Near term looks promising; Trump effect still in play. May be setting up a nice year-end rally.
Trump’s recent victory has bumped up the US market noticeably as stocks hit a new all-time high this week. Unfortunately, the rally wasn’t broad based, with only a few sectors leading the recent rally: banks, drug manufacturers, and industrials (the market expects less regulation and increased infrastructure spending). On the other hand, real estate, gold, and bonds were all weak as interest rates increased.
We see no obvious reason for a near term pullback in the stock market and feel that we may see continued strength through the year end.
Biotech and Financials win through a lack of regulation.
The big winner of a Trump presidency may be bio-tech and pharmaceutical sectors for a few reasons, the main one being a lack of regulation in the drug manufactures. The BioTech sector had struggled through a rough 2016 with talk of increased regulation under a Clinton presidency. The heightened unknown of regulatory changes depressed prices in the sector, but it now appears that the BioTech sector could rebound nicely as regulatory changes appear less likely.
Trump’s rhetoric about repealing Affordable Care Act (ACA) may sound like a negative for the health care industry, but could result in sizable tax savings to the BioTech sector. Part of the ACA included a clause called the Branded Prescription Drug Fee, which imposes a tax on drug makers proportional to their market share. A tax target for 2017 was set to be $4 billion. This means that a drug manufacturer with a 10% market share of all branded drug sales could be responsible for $400 million (10% of $4 Billion) in taxes next year. If the ACA is repealed, it could trigger some large tax savings and benefit biotech's bottom line handsomely.
Interest rates may tick up but should remain relatively low for the foreseeable future.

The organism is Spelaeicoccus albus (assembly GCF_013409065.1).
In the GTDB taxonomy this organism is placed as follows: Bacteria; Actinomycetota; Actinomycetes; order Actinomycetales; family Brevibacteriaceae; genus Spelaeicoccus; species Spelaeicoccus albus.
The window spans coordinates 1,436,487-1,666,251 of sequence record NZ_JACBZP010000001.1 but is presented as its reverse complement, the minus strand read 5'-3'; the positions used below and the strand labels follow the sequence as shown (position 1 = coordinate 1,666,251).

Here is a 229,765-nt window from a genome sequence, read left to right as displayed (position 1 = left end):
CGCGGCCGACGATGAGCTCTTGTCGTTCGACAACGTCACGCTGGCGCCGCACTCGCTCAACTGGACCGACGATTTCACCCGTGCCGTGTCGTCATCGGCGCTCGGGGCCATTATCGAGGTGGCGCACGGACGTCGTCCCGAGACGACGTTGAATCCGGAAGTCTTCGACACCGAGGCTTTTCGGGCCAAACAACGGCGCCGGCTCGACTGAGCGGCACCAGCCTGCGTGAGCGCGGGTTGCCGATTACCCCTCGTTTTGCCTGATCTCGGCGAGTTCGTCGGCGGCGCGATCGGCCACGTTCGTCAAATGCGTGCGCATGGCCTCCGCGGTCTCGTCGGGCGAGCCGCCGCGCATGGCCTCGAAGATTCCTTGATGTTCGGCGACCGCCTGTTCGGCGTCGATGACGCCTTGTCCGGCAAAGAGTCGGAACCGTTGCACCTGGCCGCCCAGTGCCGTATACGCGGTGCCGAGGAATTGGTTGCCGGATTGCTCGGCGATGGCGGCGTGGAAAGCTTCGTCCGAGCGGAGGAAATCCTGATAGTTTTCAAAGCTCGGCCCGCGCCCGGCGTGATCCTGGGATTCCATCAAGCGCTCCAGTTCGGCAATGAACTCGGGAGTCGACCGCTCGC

Although we expect to see a .25% increase in interest rates at the December Fed meeting, we suspect that we will continue to be in a low interest rate environment for the near future. Global interest rates remain historically low, and we suspect they will remain that way for some time.
Stock market valuations are elevated. The long-term outlook looks less appealing.
US stock valuations are stretched, and although we are still optimistic of improved corporate earnings, we feel that investors are still paying a large premium to own stocks. Caution should be exercised in stock selection. A stronger US dollar may be problematic for large multinational companies that have been market leaders thus far in 2016.
Investors should consider the risk / reward trade-off with any new investments and adjust long-term expectations.
In general, we tend to favor alternatives sources of return, such as high yield bonds, floating rate bonds, gold, real estate, and convertible bonds, as we believe the risk / reward trade-off is more favorable in those asset classes.
Any opinions are those of Brady Raanes with Raanes Capital Advisors, LLC and not necessarily those of RJFS or Raymond James. Expressions of opinion are as of this date and are subject to change without notice. The information has been obtained from sources considered to be reliable, but we do not guarantee that the foregoing material is accurate or complete. The foregoing information has been obtained from sources considered to be reliable, but we do not guarantee that it is accurate or complete. There is no assurance any of the trends mentioned will continue or forecasts will occur. Any information is not a complete summary or statement of all available data necessary for making an investment decision and does not constitute a recommendation. Investing involves risk and you may incur a profit or loss regardless of strategy selected.
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and it does not constitute a recommendation. Any opinions are those of Brady Raanes and not necessarily those of Raymond James.
The Dow Jones Industrial Average (DJIA), commonly known as “The Dow” is an index representing 30 stock of companies maintained and reviewed by the editors of the Wall Street Journal. Keep in mind that individuals cannot invest directly in any index, and index performance does not include transaction costs or other fees, which will affect actual investment performance. Individual investor's results will vary. Past performance does not guarantee future results.